In this framework is highlighted the most remarkable character of the relationship between the life and the works of Faulkner. It is a figure of the novelist who most self-knowingly constructed his self through his dramatic performance, also forming his corpus with such dramatic elements as scripts, players, a stage, sets, scenes, and action. It is dazzling to witness how those particularly visual factors repeatedly emerge in his works, varied and arranged--an actual media of drawings, shows and spectacles, his favorite devices of disguise, masks, and role-playing. The relatively minor works like verse plays and film scripts are given a new meaning not so much for their ladies' connection as for their evident performativity.
The most powerfully argued and most exciting to read in this book, however, is Watson's favorite, the reading of early letters and photographs in Chapter II. Watson scrutinizes Faulkner's well-known "fabricated" portrait of a war veteran -- undoubtedly one of the earliest examples of "Faulkner's lifelong habit of role-playing"(21). Comparing it with other "posed" or non-posed pictures in his youth, and also close-reading the letters Faulkner wrote then, Watson develops an argument of the novelist's self-presentation and performance in incipiency. With an ironic insight into the truth of the portrait that, in his photographs in uniform, "Faulkner is both self-seeing and self-seen"(35), Watson successfully demonstrates Faulkner (life and works) as the one-man play.
Although Watson's clear definition in the introduction suggests that self-presentation and performance are different ideas, their implications are modified or changed as the book proceeds. These ideas are so intricately combined, almost amalgamated in Watson's mind, they become more and more difficult to be distinguished. "[T]he emphasis increasingly is on strategies of self-presentation. . . and on performance"(16), "Each image also is a purposively posed self-presentation, a performance that Quentin acts..."(51), "Significantly for the self-presentations and performances of the novel. . . ."(120), "Faulkner's oblique self-presentation in Chapters 6 and 7 of Absalom, Absalom! was part of a different kind of performance. . ."(149). In all these cases, self-presentation and performance are regarded as one or interchangeable. This ambiguous nature of the ideas culminates in this sentence: "Faulkner's literary self-presentations and performances took the overtly dramatic form in Requiem for a Nun. . ."(200).
As these two ideas become inseparable and interchangeable, Watson's unique and distinct concept of "performance" sacrifices intelligibility. It is without doubt that, vis-a-vis literary works, writing is performance as in "[a] passage of pure performance in a letter"(59) or in writing as "a self-validating performance"(124), but in Watson's argument performance is definitely more visual or spectacular than linguistic. The question is: what does performance mean? The show itself? The act of self-showing? A will to show? Or art of showing? In fact it seems that every possible opportunity or form of "showing" is regarded as self-presentation and performance. Thus photograph is regarded as performance not only for its essential showiness but also for its various modes of display in the novels: mere use of a picture in the story, making use of the self-presenting feature of photograph, adaptation of the author's own pictures into the story, and performativity detected in the modification of these pictures. The mirror nature of a self-portrait further complicates the relationship between the author and his work.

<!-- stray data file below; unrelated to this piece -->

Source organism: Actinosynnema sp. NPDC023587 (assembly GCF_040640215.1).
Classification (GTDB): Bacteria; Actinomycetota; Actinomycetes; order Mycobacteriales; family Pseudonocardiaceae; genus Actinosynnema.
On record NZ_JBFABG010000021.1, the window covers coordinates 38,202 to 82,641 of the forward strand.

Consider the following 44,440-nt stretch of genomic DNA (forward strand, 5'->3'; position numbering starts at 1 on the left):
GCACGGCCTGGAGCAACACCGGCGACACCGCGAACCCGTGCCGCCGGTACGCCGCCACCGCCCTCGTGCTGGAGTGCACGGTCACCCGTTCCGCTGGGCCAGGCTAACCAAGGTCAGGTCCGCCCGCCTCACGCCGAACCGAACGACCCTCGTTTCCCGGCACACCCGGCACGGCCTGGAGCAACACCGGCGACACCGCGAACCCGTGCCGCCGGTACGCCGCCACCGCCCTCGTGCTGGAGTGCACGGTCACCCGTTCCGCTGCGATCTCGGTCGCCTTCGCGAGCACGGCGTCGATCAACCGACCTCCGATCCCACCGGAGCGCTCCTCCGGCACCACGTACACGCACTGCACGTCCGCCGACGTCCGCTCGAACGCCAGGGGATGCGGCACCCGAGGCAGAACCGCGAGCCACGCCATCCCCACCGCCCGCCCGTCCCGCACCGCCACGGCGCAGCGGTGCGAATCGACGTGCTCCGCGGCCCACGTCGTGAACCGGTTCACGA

The picture may look ambiguous and confusing, but it is this harlequin-like variegation and reciprocation that Watson believes represents the world of Faulkner. An iconic image of self-presentation and performance is given in its all complexity by Watson's description of Faulkner's illustration to The Marrionettes, which is complicated in its own right: "In the drawing where Pierrot confronts himself, life and art are twice doubled: the dreamer/playwright Pierrot/Faulkner looks back into the dream/play from beyond its text at the image he has created and presented as himself"(41). The problem is that this remarkable proposition is not always fully supported by evidence. Often the hold of Watson's method is not strong enough to elicit it. The biographical exploration of Faulkner's personal library, which is also pursued in terms of the concept of self-presentation and performance, results in nothing but a mere source search. Moreover not all novels of Faulkner are explicated through the same concept, and such later works as The Unvanquished, Knight's Gambit, A Fable and The Reivers are little discussed. Indeed, Faulkner's world is much greater than what is covered by the concept of self-presentation and performance. Many of his traits, therefore, are left out of Watson's argument. The before-mentioned linguistic aspect of performance--rhetoric, oratory or narrative devices--is just one of them.
All these, however, are what always happen when you hoist a banner in just one color. As a whole Watson's book succeeds in developing a new horizon of biographical criticism. It is as if it has not only divulged a so far unknown portrait of Faulkner, in which he is disguised as Pierrot, but demonstrated how the picture fits in every one of his novels. The book is original, provocative, and intelligent.
Copyright (c)2001 Tokizane Sanae